12. What an excellent review Balroop.. I think we all of us react and act differently regarding the methods of learning to let go, or not to let go at all.. For many people hang on to their pain, grief, bitterness etc… And its a hard one to define or make it fit every circumstance, for we are all individually unique and each of our stories do not fit into any perfect answers to heal..

    Understanding no all are ready to let go too, for what ever reason…. We each have our own levels of learning and growing which go hand in hand with our experiences..

    So your review Balroop I thought very good… Thank you for sharing ❤
    Much love Sue x

    1. Thanks for sharing your insightful thoughts Sue. You understand life and people so well. Yes, learning and growing march together and we all have to walk through the same path of healing.

  13. Balroop, I am a big self help, personal development, mental health books reader. Not only do I read those subjects but am constantly learning and studying all the new that is in my field, so that I can help my clients(and myself) better.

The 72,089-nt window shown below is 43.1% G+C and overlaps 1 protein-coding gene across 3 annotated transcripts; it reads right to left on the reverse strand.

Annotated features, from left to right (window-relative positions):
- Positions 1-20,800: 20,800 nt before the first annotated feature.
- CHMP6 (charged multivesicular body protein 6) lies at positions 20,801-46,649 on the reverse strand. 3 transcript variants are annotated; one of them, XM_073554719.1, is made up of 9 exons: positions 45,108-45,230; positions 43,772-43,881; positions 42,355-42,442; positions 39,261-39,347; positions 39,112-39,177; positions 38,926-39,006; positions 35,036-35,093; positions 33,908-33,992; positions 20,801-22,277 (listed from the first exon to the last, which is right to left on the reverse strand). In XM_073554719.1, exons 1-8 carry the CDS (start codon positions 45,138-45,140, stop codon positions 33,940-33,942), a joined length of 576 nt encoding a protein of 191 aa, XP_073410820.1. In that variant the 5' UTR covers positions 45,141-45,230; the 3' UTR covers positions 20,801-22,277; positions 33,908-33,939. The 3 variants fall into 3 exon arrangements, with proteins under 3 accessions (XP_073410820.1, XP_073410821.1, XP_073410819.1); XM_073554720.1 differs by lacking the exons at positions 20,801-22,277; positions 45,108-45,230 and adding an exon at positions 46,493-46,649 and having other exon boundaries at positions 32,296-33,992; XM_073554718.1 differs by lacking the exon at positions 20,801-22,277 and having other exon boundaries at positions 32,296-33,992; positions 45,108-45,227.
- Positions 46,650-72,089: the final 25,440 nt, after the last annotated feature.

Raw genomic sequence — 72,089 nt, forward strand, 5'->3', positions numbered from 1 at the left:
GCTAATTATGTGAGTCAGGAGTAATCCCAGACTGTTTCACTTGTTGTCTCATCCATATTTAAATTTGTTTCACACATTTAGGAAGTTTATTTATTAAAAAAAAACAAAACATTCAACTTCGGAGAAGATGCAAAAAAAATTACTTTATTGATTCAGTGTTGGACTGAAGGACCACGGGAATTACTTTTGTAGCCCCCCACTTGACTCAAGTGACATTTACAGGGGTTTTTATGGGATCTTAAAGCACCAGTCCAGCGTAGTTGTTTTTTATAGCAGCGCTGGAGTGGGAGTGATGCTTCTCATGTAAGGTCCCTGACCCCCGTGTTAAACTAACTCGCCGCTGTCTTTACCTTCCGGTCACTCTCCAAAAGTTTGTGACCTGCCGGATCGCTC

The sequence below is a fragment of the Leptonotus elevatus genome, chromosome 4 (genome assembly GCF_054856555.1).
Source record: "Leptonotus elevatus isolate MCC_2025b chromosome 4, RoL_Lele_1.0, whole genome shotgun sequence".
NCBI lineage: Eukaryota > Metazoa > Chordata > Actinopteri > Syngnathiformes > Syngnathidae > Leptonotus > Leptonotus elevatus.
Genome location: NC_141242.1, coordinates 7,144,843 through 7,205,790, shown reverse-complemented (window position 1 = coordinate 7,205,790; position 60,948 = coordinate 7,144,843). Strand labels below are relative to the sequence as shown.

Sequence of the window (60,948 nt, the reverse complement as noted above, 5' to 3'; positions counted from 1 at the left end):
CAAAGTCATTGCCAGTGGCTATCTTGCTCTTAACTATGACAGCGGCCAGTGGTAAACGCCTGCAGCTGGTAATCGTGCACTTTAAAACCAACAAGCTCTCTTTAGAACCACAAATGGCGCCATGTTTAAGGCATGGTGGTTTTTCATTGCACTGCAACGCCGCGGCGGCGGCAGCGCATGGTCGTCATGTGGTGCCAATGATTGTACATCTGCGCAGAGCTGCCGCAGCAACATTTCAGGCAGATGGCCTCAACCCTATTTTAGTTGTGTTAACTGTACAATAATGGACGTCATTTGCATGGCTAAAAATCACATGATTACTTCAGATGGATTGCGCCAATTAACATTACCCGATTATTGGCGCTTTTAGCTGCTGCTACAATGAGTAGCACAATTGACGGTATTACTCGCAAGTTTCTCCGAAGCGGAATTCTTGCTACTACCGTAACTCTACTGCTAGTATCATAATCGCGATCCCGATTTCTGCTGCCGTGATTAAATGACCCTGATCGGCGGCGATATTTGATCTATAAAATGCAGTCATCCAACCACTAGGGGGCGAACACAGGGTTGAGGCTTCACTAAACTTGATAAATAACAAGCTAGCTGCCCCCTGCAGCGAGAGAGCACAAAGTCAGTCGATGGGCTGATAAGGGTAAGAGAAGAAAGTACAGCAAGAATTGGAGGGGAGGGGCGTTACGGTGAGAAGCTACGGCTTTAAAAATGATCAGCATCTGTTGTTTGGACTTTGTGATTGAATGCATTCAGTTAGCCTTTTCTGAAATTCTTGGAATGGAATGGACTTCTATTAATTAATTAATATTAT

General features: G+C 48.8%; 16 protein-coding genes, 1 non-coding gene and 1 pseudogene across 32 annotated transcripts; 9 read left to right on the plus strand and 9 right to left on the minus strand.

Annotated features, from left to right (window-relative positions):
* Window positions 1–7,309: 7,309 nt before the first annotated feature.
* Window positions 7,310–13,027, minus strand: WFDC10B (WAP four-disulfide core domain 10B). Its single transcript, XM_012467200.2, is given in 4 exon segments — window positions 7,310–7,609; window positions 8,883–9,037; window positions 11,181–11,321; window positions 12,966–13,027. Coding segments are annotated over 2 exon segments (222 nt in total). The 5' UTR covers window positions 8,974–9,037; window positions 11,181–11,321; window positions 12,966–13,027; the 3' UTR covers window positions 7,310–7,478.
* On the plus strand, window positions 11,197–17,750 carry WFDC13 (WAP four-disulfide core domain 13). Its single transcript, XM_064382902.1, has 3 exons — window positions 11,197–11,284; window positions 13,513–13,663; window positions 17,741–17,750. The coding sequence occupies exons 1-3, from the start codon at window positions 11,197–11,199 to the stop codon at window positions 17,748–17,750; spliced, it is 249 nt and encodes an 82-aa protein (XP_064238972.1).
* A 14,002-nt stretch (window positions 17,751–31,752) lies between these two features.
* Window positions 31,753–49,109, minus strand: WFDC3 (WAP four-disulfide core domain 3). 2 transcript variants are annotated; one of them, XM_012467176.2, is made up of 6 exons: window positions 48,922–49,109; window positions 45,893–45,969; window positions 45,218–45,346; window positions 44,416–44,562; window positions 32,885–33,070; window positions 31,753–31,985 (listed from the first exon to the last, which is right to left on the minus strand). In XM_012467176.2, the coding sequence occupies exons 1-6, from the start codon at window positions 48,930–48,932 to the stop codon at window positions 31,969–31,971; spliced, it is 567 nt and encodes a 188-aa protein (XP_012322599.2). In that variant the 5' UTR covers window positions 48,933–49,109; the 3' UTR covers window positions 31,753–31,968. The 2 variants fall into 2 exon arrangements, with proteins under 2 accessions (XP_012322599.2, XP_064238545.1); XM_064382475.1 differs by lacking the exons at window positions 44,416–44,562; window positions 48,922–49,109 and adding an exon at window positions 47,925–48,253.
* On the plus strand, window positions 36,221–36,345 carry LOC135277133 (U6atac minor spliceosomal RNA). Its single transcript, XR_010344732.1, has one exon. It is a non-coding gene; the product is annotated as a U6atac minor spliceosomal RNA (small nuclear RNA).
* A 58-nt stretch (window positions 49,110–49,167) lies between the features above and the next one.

THIS book and many books in the self help category are too simplistic in their approach towards healing. Practicing for more that 20 years now, I can say without a doubt, each soul is different and no one size fits all. The problem with the self help gurus of today is, they just say stuff, without the HOW. That is limited help, and unfortunately many books today in this category are like that.
    Over time I have gravitated towards reading only books that have credible writers who are Doctors or who I can learn MORE from. The same regurgetated BS is just sucha put off for me now.
    That being said, these books can get someone atleast thinking in the right direction, but the work that goes into really healing still needs to be done.
    Thank you for your thoughts on this topic. Spot on! ❤

    1. Thank you so much Zeenat for coming over to read and share your expertise. You are right, each soul is different and all can’t be shepherded with the same yardstick. the problem with this book is that it tries to negate the impressions and the hurts. Letting go without healing is like beating the air. 🤗

Leave a Reply

Fill in your details below or click an icon to log in:

WordPress.com Logo

You are commenting using your WordPress.com account. Log Out /  Change )

Facebook photo

You are commenting using your Facebook account. Log Out /  Change )

Connecting to %s

This site uses Akismet to reduce spam. Learn how your comment data is processed.